“The use and power of AI is very misunderstood because people don’t actually know what it is and what it can/can’t do. I want to show how powerful generative AIs are to leverage course material to their true potential,” says Hassoun when asked about how people would feel using AI as a tool in academia. “It’s a tool that increases efficiency and simplifies your workflow. Without the correct prompts and the person behind these prompts, the AI won’t be able to generate an answer that answers your question accurately.” For example, asking ChatGPT to solve a basic math problem works, but to correctly answer a 4th year math question, you need to help it out! This is a golden opportunity to educate students on how to use AI to learn, not just cheat!

Hassoun believes professors should not fear using generative AIs. It is a tool that they should use to their advantage. “Why should professors waste time trying to figure out how to create modules or pages on Quercus, they should simply focus on teaching the course. Imagine adding AI to their course creation? I understand plagiarism is a big issue currently with AI, but it’s an opportunity for them to push students to their limits and test them with the assistive use of these chatbots and generative AIs. How can I make learning more stimulating? How can I use AIs to deliver engaging content? It’s been 30 years since my father went to university, but virtually nothing has changed in terms of course delivery, and we really should be thinking about innovating the classroom. Especially for UofT as the leader of innovation around the world,” Hassoun explains.

AI redefines learning as we know it. With the power of these generative AI tools, opportunities are limitless. From simply organizing information to creating whole syllabuses to enriching information, using AIs can greatly elevate learning to a new level by improving the workflow for both students and professors.

“A sentence stuck with me in a book titled Deep Work by Cal Newport. In whatever field we are in, we need to improve our workflow for success. Generative AIs are just that. A tool that improves our workflow so we can aim for more success in our learning,” Hassoun concludes.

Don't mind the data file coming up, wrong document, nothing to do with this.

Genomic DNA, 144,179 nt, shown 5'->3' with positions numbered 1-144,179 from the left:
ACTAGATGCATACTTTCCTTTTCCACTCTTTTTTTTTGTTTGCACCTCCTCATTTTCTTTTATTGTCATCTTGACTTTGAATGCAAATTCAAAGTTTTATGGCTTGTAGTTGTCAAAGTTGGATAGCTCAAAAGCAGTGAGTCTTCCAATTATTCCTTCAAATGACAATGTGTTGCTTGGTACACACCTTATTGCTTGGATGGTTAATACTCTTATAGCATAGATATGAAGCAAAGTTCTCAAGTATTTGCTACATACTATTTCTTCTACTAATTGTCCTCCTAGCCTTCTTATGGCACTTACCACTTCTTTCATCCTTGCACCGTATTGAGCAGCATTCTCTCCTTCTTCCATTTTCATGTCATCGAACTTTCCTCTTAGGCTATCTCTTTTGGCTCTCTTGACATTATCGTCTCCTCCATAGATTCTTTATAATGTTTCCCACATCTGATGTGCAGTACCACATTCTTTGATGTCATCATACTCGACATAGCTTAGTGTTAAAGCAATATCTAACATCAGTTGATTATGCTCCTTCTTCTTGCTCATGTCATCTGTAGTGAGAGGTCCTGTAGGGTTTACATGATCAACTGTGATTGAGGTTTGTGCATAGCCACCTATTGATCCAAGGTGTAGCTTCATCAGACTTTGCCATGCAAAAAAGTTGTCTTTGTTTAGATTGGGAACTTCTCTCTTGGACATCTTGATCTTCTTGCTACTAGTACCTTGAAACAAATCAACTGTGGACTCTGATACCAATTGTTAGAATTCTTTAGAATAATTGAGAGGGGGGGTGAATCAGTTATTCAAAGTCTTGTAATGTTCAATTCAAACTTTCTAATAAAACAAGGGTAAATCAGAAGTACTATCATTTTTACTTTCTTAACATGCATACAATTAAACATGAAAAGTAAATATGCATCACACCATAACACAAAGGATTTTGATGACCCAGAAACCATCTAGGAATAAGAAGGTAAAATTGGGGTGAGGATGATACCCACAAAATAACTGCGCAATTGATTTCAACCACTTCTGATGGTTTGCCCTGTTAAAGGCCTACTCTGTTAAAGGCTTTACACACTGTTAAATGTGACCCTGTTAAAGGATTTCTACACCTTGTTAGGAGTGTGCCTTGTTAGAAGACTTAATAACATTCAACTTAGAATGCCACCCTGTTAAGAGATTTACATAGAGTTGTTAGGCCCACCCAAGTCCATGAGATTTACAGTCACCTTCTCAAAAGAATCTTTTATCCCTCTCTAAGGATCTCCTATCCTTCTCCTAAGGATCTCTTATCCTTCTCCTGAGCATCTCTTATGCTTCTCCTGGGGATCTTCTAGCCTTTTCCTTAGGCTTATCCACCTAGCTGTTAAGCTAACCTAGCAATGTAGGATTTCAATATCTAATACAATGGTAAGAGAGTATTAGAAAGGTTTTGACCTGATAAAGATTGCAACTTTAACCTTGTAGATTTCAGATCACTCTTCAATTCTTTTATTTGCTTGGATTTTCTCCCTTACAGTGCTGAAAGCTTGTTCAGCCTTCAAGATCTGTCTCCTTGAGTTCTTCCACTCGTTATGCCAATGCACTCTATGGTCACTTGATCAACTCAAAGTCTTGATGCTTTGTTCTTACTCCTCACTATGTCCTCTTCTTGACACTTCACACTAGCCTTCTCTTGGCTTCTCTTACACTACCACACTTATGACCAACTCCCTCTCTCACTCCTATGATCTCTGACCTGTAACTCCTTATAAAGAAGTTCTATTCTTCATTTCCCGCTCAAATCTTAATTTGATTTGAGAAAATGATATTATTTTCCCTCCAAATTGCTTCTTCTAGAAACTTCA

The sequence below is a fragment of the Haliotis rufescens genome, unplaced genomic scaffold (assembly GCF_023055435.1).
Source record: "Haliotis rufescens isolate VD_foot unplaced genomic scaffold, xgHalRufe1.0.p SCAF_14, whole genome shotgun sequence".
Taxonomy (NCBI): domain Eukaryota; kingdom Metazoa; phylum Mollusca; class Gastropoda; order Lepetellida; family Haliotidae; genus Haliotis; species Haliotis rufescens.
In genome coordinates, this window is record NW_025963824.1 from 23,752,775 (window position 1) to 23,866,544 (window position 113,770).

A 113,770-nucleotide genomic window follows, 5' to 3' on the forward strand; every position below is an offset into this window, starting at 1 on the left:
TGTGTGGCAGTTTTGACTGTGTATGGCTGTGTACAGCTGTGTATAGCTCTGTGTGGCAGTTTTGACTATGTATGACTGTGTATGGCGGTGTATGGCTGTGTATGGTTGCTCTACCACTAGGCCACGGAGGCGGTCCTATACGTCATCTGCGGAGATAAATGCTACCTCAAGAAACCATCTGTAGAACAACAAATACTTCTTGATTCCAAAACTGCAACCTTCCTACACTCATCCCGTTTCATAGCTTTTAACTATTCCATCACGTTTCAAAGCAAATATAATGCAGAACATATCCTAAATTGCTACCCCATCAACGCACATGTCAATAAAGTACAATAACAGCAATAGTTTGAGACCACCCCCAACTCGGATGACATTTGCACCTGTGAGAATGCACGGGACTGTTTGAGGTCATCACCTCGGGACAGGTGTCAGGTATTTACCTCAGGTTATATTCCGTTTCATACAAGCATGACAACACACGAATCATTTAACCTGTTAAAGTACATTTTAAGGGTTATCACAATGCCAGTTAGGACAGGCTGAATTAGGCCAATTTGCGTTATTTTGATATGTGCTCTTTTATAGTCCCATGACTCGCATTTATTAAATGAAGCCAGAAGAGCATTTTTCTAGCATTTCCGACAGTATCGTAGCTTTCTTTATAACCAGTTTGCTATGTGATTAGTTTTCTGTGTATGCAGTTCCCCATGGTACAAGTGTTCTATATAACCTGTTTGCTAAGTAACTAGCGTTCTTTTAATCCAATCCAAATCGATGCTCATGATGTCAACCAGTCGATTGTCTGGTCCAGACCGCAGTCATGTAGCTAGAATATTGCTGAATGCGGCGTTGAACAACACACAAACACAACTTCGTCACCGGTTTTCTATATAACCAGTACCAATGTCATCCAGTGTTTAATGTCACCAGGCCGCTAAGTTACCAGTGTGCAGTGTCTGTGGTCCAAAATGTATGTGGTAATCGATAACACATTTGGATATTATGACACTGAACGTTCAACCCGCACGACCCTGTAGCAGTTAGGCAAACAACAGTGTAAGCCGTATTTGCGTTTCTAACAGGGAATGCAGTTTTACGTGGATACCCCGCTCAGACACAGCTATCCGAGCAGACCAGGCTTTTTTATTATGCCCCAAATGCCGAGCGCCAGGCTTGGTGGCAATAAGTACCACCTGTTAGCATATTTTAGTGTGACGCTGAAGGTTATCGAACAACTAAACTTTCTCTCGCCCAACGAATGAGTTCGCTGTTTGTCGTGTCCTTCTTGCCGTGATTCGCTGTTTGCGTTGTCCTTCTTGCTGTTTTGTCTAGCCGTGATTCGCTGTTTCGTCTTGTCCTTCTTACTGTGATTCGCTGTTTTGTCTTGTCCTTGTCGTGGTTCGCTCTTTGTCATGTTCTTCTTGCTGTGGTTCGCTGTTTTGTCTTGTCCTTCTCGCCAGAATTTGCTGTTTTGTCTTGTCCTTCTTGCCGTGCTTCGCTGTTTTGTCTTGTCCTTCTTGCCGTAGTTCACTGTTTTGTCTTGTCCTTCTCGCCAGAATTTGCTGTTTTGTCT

With the development of new technology, it’s a shame that education is still stagnant in its development. COVID-19 pushed forth a new age of online learning, but gaps are still found in the way students learn and the way educators provide their content. Thanks to people like Hassoun, there are ways to use technology to our advantage to reinvent and revolutionize education and learning as we know it.

Features Editor (Volume 50) — Louis graduated from UTM with a Bachelor of Science double majoring in Psychology and Professional Writing and Communication. He is currently in the field of UX/UI design, conducting research on how to improve user experience in apps and websites, designing websites for companies that are looking to branch online. As the Features Editor for Volume 50, Louis wants to bring the experience of reading enjoyable and informative for everyone. He hopes to showcase student voices and empower them through editing. When Louis is not at his computer designing websites or writing, he is opening Pokémon card packs chasing the Charizard or at the gym training his mind and body.